Fetal limb soft tissue assessment for prediction of birth weight and umbilical cord blood analytes in gestational diabetes

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To evaluate the value of third trimester ultrasound (estimated fetal weight, cheek-to-cheek diameter, sectional Wharton's jelly area, sectional areas and fractional volumes in extremities) to predict birth weight and cord biochemical markers at birth (leptin, insulin, c-peptide, IGF1, erythropoietin and ferritin) in diabetic pregnancies.


Prospective study in 49 patients with gestational diabetes. An ultrasound was performed between 32 and 34 weeks. Clinical data were collected, and a blood sample was obtained from cord after birth. ROC curve models were evaluated for 75th and 90th birth weight percentile. Univariate and multivariate models were used to assess the association between ultrasound and neonatal outcomes.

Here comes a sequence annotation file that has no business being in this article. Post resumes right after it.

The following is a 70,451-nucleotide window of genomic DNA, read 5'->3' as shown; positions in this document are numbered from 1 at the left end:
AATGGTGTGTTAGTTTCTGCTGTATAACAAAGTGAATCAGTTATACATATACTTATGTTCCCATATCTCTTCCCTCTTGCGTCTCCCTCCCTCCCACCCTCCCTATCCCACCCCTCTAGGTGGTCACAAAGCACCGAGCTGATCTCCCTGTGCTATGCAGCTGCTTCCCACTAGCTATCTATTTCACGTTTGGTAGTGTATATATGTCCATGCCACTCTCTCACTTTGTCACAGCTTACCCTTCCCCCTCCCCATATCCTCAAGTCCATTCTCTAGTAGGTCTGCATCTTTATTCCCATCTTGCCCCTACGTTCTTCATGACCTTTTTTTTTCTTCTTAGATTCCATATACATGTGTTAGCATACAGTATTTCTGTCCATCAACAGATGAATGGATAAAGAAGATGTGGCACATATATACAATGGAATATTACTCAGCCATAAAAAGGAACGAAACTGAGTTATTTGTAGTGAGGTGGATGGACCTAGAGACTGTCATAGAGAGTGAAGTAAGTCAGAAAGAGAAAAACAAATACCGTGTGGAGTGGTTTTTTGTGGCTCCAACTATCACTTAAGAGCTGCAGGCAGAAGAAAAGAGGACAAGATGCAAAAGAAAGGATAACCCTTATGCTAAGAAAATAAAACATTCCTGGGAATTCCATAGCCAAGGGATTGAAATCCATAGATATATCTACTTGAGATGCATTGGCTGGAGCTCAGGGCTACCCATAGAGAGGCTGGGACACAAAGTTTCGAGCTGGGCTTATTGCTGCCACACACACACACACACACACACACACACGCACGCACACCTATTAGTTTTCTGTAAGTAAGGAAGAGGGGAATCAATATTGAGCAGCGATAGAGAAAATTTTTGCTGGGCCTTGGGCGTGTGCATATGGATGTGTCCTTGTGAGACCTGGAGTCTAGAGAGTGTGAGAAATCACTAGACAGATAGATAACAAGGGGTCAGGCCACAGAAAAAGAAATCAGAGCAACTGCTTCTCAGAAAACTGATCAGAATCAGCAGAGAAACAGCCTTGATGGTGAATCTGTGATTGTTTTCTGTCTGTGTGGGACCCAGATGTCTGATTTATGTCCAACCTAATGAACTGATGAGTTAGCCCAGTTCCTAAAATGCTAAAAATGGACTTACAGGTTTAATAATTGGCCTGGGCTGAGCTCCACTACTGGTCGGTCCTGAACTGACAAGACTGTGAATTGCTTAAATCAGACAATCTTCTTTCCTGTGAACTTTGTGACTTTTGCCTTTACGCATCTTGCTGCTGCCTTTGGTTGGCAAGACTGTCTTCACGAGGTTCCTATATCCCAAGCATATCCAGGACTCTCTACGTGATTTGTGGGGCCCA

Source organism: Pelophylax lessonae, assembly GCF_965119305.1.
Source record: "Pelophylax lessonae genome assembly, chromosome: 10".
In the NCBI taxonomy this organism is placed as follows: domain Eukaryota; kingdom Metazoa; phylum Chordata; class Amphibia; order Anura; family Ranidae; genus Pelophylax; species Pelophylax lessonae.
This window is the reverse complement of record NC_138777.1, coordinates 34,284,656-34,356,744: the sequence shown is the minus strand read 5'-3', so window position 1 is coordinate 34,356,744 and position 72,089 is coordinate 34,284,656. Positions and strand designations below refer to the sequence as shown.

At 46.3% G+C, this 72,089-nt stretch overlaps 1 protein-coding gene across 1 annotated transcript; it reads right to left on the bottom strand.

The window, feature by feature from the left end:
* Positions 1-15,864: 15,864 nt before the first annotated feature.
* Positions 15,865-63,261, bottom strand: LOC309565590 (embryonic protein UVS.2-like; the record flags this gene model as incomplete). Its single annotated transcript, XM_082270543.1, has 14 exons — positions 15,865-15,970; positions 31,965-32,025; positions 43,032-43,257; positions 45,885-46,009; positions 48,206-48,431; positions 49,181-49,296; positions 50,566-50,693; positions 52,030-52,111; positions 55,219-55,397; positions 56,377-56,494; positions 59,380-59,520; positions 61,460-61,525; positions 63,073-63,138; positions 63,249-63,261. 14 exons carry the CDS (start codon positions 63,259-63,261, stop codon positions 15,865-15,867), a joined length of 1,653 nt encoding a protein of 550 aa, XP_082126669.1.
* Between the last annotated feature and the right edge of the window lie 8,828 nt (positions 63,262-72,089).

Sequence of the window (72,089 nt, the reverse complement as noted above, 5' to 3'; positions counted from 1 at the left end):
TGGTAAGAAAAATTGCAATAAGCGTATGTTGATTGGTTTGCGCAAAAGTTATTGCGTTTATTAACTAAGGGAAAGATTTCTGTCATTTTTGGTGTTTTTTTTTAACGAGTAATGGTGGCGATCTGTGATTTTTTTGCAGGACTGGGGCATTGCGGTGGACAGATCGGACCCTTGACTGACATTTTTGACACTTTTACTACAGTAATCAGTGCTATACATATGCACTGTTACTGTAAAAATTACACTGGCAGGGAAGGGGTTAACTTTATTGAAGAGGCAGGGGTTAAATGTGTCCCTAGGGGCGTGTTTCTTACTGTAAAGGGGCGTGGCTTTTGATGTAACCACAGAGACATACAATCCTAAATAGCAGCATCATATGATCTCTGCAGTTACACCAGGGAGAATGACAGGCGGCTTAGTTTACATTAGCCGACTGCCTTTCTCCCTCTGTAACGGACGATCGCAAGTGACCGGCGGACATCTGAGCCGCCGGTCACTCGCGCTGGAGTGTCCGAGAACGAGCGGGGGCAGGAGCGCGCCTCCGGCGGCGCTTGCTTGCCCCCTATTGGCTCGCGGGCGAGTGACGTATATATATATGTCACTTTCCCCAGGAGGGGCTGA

Sectional areas and fractional volumes showed significant differences and highest AUC values for predicting birth weight. A significant association was found for extremities measurements with total birth weight and its percentile. The only marker which showed a significant association to estimated fetal weight was erythropoietin. Sectional areas and fractional volumes related to cord leptin, erythropoietin, insulin and c-peptide.


Sectional areas and fractional volumes improve the predictive value of estimated fetal weight in diabetic pregnancies. They also show a predictive association to biochemical changes in cord (leptin, insulin and erythropoietin) related to increased adiposity and risk of fetal hypoxia. © 2015 John Wiley & Sons, Ltd.

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